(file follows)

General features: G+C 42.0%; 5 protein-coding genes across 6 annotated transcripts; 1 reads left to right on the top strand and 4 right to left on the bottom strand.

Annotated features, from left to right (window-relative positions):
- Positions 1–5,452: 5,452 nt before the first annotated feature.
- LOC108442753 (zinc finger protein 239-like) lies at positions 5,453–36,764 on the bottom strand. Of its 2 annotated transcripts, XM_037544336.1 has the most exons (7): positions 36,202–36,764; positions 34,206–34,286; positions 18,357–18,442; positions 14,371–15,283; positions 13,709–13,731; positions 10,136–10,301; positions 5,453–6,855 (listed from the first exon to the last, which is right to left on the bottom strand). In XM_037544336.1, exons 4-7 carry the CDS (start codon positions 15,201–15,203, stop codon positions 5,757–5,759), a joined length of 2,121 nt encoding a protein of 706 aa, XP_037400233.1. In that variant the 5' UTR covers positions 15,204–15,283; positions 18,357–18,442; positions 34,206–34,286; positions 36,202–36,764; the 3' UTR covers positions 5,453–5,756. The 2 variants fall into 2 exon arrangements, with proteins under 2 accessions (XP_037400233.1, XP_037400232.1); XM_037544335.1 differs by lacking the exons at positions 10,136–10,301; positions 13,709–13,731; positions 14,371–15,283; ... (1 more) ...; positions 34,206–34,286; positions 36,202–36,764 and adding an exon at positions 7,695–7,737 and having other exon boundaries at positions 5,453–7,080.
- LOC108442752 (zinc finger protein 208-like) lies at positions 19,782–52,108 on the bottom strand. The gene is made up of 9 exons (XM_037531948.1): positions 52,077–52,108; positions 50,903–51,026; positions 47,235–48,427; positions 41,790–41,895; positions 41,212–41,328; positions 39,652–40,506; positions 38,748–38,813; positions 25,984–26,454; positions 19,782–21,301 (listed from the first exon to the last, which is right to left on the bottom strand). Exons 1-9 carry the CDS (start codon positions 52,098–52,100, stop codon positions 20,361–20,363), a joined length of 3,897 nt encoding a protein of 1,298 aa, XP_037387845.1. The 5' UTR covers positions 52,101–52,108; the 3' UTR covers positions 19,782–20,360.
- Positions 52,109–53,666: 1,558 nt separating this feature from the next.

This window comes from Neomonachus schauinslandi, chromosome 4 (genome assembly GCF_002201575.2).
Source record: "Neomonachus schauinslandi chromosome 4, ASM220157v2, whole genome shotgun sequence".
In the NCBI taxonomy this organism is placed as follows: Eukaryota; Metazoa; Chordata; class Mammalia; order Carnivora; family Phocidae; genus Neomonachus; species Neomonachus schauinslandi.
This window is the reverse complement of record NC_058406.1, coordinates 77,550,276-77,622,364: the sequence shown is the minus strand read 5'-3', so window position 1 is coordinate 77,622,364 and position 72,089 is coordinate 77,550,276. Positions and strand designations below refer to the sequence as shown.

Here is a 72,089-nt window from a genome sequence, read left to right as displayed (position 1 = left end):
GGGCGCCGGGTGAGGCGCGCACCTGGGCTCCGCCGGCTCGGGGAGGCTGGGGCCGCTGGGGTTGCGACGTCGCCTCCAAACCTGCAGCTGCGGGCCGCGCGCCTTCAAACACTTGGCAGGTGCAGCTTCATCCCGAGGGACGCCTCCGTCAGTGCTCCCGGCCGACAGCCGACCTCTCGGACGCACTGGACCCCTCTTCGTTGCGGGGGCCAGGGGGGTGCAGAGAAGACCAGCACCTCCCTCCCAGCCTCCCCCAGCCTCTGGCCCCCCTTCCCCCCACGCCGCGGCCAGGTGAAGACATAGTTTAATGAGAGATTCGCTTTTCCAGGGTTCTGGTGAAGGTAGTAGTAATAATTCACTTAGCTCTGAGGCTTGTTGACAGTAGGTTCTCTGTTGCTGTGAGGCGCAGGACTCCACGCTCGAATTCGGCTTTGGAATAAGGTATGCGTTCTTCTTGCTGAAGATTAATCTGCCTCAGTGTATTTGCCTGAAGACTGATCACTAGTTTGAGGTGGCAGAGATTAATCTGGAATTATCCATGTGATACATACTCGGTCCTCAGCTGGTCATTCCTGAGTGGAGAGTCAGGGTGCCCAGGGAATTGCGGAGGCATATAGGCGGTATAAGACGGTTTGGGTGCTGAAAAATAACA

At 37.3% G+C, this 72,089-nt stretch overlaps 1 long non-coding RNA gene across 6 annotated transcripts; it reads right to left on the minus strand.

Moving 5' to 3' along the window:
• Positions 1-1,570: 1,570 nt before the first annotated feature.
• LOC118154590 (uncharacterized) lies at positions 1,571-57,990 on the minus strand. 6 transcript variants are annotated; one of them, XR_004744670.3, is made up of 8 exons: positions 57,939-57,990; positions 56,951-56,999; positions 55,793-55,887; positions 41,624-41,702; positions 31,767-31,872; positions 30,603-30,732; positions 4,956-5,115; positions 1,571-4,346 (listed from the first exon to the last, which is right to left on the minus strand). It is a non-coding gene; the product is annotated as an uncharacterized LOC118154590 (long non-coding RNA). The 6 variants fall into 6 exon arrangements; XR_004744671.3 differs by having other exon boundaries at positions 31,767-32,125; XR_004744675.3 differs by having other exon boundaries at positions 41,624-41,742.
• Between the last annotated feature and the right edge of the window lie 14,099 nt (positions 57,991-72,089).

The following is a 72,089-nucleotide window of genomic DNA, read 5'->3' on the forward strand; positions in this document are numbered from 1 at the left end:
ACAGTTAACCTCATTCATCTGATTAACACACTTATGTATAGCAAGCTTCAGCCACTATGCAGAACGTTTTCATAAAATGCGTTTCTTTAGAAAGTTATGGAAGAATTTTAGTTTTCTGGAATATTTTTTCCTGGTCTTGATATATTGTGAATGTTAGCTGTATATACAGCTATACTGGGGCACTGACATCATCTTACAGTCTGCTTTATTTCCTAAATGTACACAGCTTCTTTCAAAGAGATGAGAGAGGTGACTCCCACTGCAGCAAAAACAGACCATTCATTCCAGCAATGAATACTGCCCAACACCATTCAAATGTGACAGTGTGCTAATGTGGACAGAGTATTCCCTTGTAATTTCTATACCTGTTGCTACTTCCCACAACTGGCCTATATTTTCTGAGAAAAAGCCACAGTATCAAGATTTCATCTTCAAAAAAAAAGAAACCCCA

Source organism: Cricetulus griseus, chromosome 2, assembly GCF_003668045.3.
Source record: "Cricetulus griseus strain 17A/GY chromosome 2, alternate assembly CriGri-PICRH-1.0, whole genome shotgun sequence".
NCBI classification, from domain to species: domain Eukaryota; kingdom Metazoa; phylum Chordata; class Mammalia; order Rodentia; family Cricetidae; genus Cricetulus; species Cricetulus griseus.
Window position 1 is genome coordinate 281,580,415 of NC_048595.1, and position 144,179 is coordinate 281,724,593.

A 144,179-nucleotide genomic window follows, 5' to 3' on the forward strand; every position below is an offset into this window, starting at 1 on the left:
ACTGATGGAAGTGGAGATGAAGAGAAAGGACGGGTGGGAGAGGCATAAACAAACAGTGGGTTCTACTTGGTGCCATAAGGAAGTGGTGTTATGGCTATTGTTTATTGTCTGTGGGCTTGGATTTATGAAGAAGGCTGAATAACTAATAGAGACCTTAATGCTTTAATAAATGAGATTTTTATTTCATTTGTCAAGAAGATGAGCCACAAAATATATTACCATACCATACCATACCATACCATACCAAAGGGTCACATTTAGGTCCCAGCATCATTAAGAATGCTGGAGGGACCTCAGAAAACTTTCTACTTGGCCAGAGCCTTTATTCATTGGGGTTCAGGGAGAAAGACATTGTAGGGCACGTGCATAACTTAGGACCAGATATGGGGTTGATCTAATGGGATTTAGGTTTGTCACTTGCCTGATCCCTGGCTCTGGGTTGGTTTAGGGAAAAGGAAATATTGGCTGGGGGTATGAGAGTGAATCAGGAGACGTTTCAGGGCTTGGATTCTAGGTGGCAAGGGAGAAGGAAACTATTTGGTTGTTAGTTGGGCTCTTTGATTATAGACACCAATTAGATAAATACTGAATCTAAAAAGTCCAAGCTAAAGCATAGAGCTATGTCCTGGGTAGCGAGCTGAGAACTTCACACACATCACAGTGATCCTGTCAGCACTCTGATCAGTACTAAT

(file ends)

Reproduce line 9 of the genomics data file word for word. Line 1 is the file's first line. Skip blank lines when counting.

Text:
In the NCBI taxonomy this organism is placed as follows: Eukaryota; Metazoa; Chordata; class Mammalia; order Carnivora; family Phocidae; genus Neomonachus; species Neomonachus schauinslandi.